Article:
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declining to be put in nomination as Superintendent under the New Constitution. While you take this opportunity of recording in such strong and flattering terms your view of the manner in which I have performed the duties of that office, I at the same time received from his Excellency the Governor " letters patent," summoning me t» the Upper Chamber of the Legislature of the Colony, "to mark (as the Despatch which accompanied it stated) his Excellency'i sense of the value of the highly important services which I had rendered to the Local Government for so many years, during which very arduous duties have devolved upon me." On this united testimony of the Governor and the People, I place the highest value ; it enables me to look back upon my past career with no ordinary degree of satisfaction, as being of a nature to elicit such strong expressions from two quarters who are so able to judge of its usefulness. The summary of Statistics you give for the six years 1 held the office of Superintendent, exhibits the great progress the settlement has made, the prosperity it has attained, and the improvements that have been effected — no one can more sincerely rejoice at this result than I do, but the merit rests with yourselves more than with me, as these blessings have been brought about chiefly by your own perseverence and industry, and by the cordial co-operation and support I invariably received from all classes of the community; — to this good understanding I attribute the success which has attended the measures I took to endeavour to promote the prosperity of the settlement. Replete as your address is with flattering eulogiums, there is none which 1 esteem more highly than your placing in so prominent and favourable a light the social and friendly relations that subsist between us. I can only say that as Superintendent it was always my earnest solicitude to advance the interests of this rising Province, and in my private capacity to cultivate a friendly intercourse, and to promote good feeling among all classes of the settlers — the former has been amply rewarded by the notice that has been taken of my public services, and the latter by the gratification I experience at residing among you, with the knowledge that such feelings as those expressed in the address, are so generally entertaiued towards myself and my family. I have the honour to be, Gentlemen, Your most obedient, humble servant, M. Richmond. Nelson, 25th November, 1853. Virginia Girls. — The Richmond Inquirer, of a recent date, contains the following notice of a Virginia girl, or, in its own language, " a meritorious lady of our acquaintance in Hanover County:" — "At the^age of 20 she was a hearty, rosy-cheeked lass, full of life and industry. Seeking a prospect of making a disconsolate bachelor as happy as herself, she acquired a piece of land, with the view of having a ' local habitation.' A house was the nest thing indispensable to her laudable ambition. She shouldered her axe, went to the woods, felled trees with her own hands, chopped the logs for the building, made shingles to cover it, nailed them on, finished the house by lathing and plastering it herself. In a short time thereafter, she ' met/ she saw, and conquered a deserving and industrious young man in the neighbourhood. They were married, and the young couple commenced their married life in the neat cottage, the fruit of his wife's industry, and the work of her own hands. All this occurred about the year 1835. Time has advanced, and she is now the happy mother of thirteen children, the youngest five months old, and he the happy and prosperous husband of a most industrious and estimable lady. What is it women cannot accomplish when with earnestness she undertakes the task ?" Milesian Advice.—" Never be^ critical upon the ladies," was the maxim of an old Irish peer, remarkable for bis homage to the sex j " the only way in the world that a true gentleman ever will attempt to look at the faults of a pretty woman, is to tTtut his eyts" Nave and Knavery. — " My friend," said a pompous dignitary to one of hi« poor parishioners whom he found one day {admiring the architecture of the church, "do you at all understand the thing yourself? For instance, do you know which is the nave of the church?" " Please, your honour's reverence," answered Hodge, making hit lowest bow, " with all sub* mission I always thought that was your honour's self." Hodge, we trust, was not right ; bet in this case it may be that he was not far wrong. — Punchenello. French Queens. — Out of sixty-seveu Royal and Imperial consorts, there are but thirteen on whose names there is no dark stain of sorrow or of sin. Of the others, eleven were divorced, two died by the executioner, nine died very young, seven were noon widowed, three were cruelly traduced, three were exiles, thirteen were bad in different degrees of tvils, the prisoners and the heartbroken made up the remainder.— Dublin •University Magazine.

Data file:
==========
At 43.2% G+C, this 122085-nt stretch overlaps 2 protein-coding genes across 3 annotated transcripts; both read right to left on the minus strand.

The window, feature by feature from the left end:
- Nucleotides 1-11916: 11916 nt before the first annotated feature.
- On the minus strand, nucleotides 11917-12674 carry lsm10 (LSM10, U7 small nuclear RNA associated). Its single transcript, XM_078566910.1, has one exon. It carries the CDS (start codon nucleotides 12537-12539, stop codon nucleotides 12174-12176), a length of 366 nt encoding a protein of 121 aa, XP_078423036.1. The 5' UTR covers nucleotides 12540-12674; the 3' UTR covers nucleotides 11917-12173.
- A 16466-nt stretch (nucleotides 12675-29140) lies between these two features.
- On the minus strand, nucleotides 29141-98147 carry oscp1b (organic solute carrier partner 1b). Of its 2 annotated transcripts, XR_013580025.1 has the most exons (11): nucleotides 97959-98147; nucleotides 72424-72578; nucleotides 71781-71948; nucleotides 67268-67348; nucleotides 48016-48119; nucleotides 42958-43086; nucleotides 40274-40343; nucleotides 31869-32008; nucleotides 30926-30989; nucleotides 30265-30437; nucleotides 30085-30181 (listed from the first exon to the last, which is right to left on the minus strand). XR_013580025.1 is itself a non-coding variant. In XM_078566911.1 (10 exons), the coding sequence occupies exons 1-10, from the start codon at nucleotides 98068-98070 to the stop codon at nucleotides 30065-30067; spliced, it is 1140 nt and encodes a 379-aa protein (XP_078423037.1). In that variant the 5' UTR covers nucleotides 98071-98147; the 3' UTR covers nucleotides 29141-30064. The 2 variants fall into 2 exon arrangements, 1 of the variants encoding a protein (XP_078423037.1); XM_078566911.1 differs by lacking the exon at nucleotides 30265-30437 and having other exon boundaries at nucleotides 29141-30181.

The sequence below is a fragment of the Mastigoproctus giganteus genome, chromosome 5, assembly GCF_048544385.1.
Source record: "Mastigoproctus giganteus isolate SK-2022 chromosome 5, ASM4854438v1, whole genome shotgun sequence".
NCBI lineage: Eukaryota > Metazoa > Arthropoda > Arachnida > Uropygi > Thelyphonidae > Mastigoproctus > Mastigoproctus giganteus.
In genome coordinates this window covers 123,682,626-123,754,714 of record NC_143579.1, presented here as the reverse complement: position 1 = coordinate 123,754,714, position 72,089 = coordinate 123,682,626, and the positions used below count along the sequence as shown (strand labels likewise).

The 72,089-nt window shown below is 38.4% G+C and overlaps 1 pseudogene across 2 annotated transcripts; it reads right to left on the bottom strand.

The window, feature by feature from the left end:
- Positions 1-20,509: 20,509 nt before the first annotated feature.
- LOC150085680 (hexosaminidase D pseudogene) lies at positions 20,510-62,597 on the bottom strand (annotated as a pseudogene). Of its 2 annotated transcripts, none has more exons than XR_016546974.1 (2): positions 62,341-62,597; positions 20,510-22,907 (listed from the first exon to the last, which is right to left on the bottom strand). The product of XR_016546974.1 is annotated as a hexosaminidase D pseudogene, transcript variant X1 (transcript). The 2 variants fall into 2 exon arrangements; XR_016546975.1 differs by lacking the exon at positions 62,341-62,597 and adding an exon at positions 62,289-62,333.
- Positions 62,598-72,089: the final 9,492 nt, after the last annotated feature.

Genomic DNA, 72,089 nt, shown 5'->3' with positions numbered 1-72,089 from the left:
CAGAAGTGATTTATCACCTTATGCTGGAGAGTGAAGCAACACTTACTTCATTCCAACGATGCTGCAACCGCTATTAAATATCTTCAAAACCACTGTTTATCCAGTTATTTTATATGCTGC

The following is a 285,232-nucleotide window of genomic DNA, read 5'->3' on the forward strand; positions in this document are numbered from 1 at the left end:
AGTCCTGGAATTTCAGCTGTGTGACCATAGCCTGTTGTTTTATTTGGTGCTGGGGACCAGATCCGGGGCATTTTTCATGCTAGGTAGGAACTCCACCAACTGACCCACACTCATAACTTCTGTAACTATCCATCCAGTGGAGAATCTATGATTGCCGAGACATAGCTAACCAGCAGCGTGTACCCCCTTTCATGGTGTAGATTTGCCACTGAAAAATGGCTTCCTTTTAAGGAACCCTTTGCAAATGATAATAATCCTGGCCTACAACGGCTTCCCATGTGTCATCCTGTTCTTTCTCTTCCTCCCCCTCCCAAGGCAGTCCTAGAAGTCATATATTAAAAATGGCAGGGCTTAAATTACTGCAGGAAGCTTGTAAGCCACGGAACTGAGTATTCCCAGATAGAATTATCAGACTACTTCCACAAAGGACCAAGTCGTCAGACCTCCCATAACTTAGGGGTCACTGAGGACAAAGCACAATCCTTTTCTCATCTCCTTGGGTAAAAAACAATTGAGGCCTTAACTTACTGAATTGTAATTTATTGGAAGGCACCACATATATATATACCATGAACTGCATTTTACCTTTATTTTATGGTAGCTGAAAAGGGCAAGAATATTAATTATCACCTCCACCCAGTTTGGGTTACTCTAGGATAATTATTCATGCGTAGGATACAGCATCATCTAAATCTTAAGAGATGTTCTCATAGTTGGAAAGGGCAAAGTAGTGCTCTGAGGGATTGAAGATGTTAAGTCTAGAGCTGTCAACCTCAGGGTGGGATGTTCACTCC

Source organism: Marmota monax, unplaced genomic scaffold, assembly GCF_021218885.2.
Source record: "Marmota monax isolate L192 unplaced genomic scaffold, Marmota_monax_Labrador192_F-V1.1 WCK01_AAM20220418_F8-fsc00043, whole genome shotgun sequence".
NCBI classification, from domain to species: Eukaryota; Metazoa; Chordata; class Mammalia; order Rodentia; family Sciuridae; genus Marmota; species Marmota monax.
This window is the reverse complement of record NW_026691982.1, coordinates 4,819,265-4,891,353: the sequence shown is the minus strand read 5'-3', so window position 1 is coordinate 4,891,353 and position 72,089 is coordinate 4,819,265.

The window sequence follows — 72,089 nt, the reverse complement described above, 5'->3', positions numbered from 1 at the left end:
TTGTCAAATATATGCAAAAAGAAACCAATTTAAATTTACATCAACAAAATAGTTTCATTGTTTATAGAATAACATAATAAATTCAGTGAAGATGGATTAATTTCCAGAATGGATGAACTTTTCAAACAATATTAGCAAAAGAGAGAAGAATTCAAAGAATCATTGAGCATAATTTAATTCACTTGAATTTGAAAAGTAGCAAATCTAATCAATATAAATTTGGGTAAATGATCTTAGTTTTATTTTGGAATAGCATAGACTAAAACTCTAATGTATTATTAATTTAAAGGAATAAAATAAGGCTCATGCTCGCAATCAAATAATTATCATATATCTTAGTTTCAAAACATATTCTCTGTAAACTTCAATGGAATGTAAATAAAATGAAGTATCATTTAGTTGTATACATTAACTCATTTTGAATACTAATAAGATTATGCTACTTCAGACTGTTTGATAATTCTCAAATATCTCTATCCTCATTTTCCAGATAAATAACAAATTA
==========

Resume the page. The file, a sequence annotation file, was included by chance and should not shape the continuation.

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Page 2 Advertisements Column 4, Nelson Examiner and New Zealand Chronicle, Volume XII, Issue 621, 28 January 1854

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Page 2 Advertisements Column 4 Nelson Examiner and New Zealand Chronicle, Volume XII, Issue 621, 28 January 1854